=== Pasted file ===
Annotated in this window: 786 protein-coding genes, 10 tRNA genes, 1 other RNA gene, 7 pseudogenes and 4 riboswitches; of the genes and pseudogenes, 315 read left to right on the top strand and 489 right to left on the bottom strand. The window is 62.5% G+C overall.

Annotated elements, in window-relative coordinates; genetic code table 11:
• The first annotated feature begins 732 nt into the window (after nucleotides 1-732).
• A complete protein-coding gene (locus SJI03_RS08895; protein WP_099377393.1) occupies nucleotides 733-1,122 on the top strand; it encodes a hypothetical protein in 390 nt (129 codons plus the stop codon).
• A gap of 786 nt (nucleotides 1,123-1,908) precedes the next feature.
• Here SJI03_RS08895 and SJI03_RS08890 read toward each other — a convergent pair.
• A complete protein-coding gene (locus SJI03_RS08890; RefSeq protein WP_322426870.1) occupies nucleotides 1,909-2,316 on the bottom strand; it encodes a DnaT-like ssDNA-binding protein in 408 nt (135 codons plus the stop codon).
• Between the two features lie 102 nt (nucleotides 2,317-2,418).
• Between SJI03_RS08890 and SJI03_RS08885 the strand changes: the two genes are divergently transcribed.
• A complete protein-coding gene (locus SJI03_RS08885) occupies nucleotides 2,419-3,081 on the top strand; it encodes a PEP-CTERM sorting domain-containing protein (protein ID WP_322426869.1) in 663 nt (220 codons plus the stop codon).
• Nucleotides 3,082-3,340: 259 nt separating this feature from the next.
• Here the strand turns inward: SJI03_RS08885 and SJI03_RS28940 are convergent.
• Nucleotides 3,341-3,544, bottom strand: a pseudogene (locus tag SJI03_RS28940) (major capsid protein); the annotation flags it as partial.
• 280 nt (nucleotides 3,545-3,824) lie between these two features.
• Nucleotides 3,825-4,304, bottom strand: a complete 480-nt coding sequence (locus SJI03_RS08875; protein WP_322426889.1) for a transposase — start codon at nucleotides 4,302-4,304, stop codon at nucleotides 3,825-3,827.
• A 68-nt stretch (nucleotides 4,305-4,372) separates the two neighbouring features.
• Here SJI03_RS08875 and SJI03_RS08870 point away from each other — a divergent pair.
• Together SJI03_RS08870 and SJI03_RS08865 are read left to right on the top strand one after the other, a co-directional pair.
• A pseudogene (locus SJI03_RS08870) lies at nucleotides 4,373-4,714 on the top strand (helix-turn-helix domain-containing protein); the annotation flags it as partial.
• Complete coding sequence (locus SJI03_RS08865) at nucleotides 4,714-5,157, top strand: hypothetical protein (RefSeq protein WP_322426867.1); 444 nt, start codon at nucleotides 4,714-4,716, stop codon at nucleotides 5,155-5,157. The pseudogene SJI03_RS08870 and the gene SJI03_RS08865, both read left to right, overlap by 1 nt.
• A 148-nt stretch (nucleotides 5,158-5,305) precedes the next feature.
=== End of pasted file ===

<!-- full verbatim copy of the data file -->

Annotated in this window: 786 protein-coding genes, 10 tRNA genes, 1 other RNA gene, 7 pseudogenes and 4 riboswitches; of the genes and pseudogenes, 315 read left to right on the top strand and 489 right to left on the bottom strand. The window is 62.5% G+C overall.

Annotated elements, in window-relative coordinates; genetic code table 11:
• The first annotated feature begins 732 nt into the window (after nucleotides 1-732).
• A complete protein-coding gene (locus SJI03_RS08895; protein WP_099377393.1) occupies nucleotides 733-1,122 on the top strand; it encodes a hypothetical protein in 390 nt (129 codons plus the stop codon).
• A gap of 786 nt (nucleotides 1,123-1,908) precedes the next feature.
• Here SJI03_RS08895 and SJI03_RS08890 read toward each other — a convergent pair.
• A complete protein-coding gene (locus SJI03_RS08890; RefSeq protein WP_322426870.1) occupies nucleotides 1,909-2,316 on the bottom strand; it encodes a DnaT-like ssDNA-binding protein in 408 nt (135 codons plus the stop codon).
• Between the two features lie 102 nt (nucleotides 2,317-2,418).
• Between SJI03_RS08890 and SJI03_RS08885 the strand changes: the two genes are divergently transcribed.
• A complete protein-coding gene (locus SJI03_RS08885) occupies nucleotides 2,419-3,081 on the top strand; it encodes a PEP-CTERM sorting domain-containing protein (protein ID WP_322426869.1) in 663 nt (220 codons plus the stop codon).
• Nucleotides 3,082-3,340: 259 nt separating this feature from the next.
• Here the strand turns inward: SJI03_RS08885 and SJI03_RS28940 are convergent.
• Nucleotides 3,341-3,544, bottom strand: a pseudogene (locus tag SJI03_RS28940) (major capsid protein); the annotation flags it as partial.
• 280 nt (nucleotides 3,545-3,824) lie between these two features.
• Nucleotides 3,825-4,304, bottom strand: a complete 480-nt coding sequence (locus SJI03_RS08875; protein WP_322426889.1) for a transposase — start codon at nucleotides 4,302-4,304, stop codon at nucleotides 3,825-3,827.
• A 68-nt stretch (nucleotides 4,305-4,372) separates the two neighbouring features.
• Here SJI03_RS08875 and SJI03_RS08870 point away from each other — a divergent pair.
• Together SJI03_RS08870 and SJI03_RS08865 are read left to right on the top strand one after the other, a co-directional pair.
• A pseudogene (locus SJI03_RS08870) lies at nucleotides 4,373-4,714 on the top strand (helix-turn-helix domain-containing protein); the annotation flags it as partial.
• Complete coding sequence (locus SJI03_RS08865) at nucleotides 4,714-5,157, top strand: hypothetical protein (RefSeq protein WP_322426867.1); 444 nt, start codon at nucleotides 4,714-4,716, stop codon at nucleotides 5,155-5,157. The pseudogene SJI03_RS08870 and the gene SJI03_RS08865, both read left to right, overlap by 1 nt.
• A 148-nt stretch (nucleotides 5,158-5,305) precedes the next feature.